There is no limit to what Percy “Master P” Miller can do as a businessman.
The No Limit Soldier has given us clothes, films, a Louisiana-themed food product line, and now he’s at it again with yet another business venture—and this time he’s bringing ice cream machines to the masses.
In a recent Instagram post, Master P revealed his new endeavor, and it’s a pretty sweet—an on-demand ice cream machine called “The Ice Cream Shop” that serves up delightful flavors, toppings, and sauces in a cup.
“The ICE CREAM MAN taking over! Our new technology and Ice cream machine @romeomiller When you put God first, nothing is impossible. #TheIceCreamShop We going to take this company public soon.. The more we make, the more we give. It’s not how you start, it’s how you finish. Trust the process #TheFuture We creating economic empowerment, join the movement,” he wrote on Instagram.
Master P and his son, Romeo Miller, are seen in the video post snacking on cups of ice cream in front of the machine. Before grabbing his order, Master P selected an array of flavors, toppings, and sauces by pressing on the touchscreen menu.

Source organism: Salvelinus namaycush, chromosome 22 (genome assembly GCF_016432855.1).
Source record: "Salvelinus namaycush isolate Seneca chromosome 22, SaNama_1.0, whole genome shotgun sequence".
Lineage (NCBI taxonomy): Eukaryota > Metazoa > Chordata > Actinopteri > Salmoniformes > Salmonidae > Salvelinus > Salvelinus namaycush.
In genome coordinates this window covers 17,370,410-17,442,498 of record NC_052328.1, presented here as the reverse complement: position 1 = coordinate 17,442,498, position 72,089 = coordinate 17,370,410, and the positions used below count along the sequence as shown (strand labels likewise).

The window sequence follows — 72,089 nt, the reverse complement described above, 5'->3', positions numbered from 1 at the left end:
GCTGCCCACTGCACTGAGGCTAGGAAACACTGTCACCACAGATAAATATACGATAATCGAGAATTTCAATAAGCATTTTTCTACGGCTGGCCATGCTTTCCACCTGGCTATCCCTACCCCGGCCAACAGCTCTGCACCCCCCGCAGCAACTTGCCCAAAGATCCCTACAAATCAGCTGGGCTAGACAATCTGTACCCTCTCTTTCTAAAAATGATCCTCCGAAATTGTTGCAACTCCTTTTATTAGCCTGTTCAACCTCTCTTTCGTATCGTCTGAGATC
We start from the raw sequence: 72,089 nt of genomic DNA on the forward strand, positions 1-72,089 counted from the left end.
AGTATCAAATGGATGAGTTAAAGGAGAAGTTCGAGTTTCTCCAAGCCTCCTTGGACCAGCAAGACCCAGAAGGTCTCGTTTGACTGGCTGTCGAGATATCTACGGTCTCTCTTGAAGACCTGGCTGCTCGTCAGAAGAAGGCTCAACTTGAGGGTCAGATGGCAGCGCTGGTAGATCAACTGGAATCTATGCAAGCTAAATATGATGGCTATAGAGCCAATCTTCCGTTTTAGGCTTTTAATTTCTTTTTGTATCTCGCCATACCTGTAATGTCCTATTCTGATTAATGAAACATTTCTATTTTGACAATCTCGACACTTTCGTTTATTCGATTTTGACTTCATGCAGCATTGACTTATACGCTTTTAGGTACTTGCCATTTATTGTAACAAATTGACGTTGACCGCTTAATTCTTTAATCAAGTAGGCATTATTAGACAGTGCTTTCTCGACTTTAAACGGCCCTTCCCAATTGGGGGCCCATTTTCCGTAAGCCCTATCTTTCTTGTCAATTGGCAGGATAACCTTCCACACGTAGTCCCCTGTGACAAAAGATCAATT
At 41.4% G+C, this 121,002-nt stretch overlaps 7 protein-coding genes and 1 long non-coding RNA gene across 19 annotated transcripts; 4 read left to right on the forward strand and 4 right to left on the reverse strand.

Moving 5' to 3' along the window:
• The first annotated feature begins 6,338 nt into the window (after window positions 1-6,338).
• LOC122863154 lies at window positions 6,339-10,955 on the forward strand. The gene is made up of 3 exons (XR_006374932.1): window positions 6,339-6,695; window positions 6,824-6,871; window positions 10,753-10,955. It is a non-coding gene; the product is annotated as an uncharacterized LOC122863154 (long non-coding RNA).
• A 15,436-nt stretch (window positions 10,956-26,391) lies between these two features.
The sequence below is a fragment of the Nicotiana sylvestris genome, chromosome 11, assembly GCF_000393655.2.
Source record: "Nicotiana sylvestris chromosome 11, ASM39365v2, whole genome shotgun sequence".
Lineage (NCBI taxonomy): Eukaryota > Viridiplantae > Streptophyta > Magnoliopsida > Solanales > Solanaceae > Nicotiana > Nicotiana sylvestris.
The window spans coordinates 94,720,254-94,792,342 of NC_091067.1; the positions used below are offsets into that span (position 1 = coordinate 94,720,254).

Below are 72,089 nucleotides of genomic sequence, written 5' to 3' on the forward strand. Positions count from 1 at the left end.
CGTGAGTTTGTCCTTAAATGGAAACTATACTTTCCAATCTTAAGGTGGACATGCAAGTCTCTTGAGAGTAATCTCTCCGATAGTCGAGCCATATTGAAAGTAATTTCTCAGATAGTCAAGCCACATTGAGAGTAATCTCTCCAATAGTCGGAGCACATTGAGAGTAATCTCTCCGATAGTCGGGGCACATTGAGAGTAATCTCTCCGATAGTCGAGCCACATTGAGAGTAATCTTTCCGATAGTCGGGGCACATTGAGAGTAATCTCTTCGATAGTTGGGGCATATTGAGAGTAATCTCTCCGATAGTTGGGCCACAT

“We’re going to take over the whole ice cream game,” he said while selecting. “This technology. Then, I’m going to take this company public real soon, so my people can eat off of this.”
“We got ice cream machines going to be in 7-Eleven, malls, schools, the celebrity houses,” he shared.
“This the future, pops,” Miller said.
Once his cup of ice cream was dispensed, Master P showed viewers that the spoon comes attached underneath the cup.
“The future,” he said after tasting his ice cream.
Last year, Master P introduced himself to the cereal industry with the release of “Hoody Hoos Cereal.” The cereal was named after a 1999 song released on No Limit Records by TRU, “Hoody Hooo.” Flavors for the cereal include Honey Drip, Tropical Fruit and Marshmallow, and Cinnamon Apple.
“Hoody Hoos Cereal is not only a delicious breakfast or snack but is making a difference,” Miller said, the founder and CEO of P. Miller Enterprises. “A percentage of every cereal box sold goes to providing inner-city kids in the community with education, resources, and activities to help build their future.”